Context: There is limited information on the effects of mechanical loading caused by physical activity (PA) on sclerostin, IGF-I, and bone turnover markers (BTM).
Objective: The objective of the investigation was to study the relationships between serum sclerostin, serum-IGF-I (s-IGF-I), BTM, and the PA level in premenopausal women and to discern how 8 wk of PA training (PAT) affects the serum levels of sclerostin, IGF-I, and BTM.
Design: This was a cross-sectional study with a subgroup followed up longitudinally.
Settings and subjects: A total of 1235 randomly selected premenopausal women were cross-sectionally studied. We also followed up 58 of these women longitudinally during an 8-wk course of PAT (4 d/wk) and compared them with 62 controls. All women were medically examined, and bone mineral density (BMD) and serum levels of sclerostin, s-IGF-I, and BTM were determined.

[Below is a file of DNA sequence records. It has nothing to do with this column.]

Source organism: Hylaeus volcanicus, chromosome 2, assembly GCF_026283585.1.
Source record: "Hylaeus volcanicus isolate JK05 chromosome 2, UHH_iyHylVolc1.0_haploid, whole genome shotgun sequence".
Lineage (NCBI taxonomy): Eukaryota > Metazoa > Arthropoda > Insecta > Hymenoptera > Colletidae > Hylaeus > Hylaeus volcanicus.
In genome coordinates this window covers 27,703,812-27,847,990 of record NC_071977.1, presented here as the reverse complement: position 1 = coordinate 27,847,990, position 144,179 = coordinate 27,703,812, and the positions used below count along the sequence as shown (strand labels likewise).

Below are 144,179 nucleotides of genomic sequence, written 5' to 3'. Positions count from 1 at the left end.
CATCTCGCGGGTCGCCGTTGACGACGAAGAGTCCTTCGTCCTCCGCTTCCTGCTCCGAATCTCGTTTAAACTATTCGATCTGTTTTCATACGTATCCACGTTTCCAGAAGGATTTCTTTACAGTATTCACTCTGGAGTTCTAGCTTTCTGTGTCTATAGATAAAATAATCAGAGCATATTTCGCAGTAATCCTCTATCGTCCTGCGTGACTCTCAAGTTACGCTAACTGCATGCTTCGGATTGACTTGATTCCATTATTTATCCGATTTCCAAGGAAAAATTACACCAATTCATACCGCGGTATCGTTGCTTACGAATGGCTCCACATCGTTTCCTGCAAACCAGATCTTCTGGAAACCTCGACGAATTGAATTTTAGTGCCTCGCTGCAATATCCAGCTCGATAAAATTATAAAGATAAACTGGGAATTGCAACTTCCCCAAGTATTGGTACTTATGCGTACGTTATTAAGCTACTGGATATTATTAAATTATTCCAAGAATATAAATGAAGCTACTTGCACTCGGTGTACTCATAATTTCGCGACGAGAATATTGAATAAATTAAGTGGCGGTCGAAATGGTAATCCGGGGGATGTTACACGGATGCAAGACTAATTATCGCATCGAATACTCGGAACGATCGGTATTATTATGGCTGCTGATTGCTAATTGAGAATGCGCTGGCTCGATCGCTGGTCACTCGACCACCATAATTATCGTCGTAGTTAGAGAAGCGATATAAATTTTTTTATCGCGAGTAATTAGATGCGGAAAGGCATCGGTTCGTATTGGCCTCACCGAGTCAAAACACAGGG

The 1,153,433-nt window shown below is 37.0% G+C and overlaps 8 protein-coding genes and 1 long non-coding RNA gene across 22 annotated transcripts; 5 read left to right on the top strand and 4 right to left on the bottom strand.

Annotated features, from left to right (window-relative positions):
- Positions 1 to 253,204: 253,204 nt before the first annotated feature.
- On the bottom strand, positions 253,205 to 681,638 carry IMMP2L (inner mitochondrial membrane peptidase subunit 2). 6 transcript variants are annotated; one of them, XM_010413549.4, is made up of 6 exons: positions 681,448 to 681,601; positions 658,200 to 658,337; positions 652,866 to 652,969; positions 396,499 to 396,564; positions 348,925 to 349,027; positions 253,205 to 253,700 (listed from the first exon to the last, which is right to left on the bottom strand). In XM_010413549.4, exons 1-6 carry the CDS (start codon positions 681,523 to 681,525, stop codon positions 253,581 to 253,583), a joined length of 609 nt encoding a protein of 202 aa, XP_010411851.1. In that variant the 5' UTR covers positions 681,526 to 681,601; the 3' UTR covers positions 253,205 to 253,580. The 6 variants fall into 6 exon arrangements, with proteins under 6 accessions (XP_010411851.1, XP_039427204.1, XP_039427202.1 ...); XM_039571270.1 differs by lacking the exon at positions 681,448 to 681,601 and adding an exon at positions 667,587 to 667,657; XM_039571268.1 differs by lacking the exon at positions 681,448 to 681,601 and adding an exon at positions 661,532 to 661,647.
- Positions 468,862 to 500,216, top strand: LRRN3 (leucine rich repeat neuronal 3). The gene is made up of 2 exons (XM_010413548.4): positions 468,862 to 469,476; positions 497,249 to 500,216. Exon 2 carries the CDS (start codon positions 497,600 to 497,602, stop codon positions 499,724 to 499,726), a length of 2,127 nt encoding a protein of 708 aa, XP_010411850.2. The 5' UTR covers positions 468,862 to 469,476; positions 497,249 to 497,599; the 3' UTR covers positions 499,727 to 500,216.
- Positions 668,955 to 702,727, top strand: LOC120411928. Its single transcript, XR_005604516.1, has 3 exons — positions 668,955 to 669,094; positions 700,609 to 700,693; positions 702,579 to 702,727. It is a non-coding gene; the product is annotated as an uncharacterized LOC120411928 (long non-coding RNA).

Results: Women with PA of greater than 120 min/wk showed significantly lower serum sclerostin (by 36.8%) but higher s-IGF-I (by 107%) levels than sedentary controls. Bone formation markers were also higher in the PA greater than 120 min/wk group compared with the sedentary controls. In the longitudinal study, the 8-wk PAT program led to a decrease in serum sclerostin (by 33.9%, P<0.0001) but increases in the serum levels of the bone-formation markers and IGF-I (s-IGF-I by 74.2%, P<0.0001).
Conclusions: This study demonstrates that even minor changes in PA are associated with effects on serum levels of sclerostin, IGF-I, and BTM and suggests that sclerostin could be a link between mechanical loading and disuse osteoporosis in humans.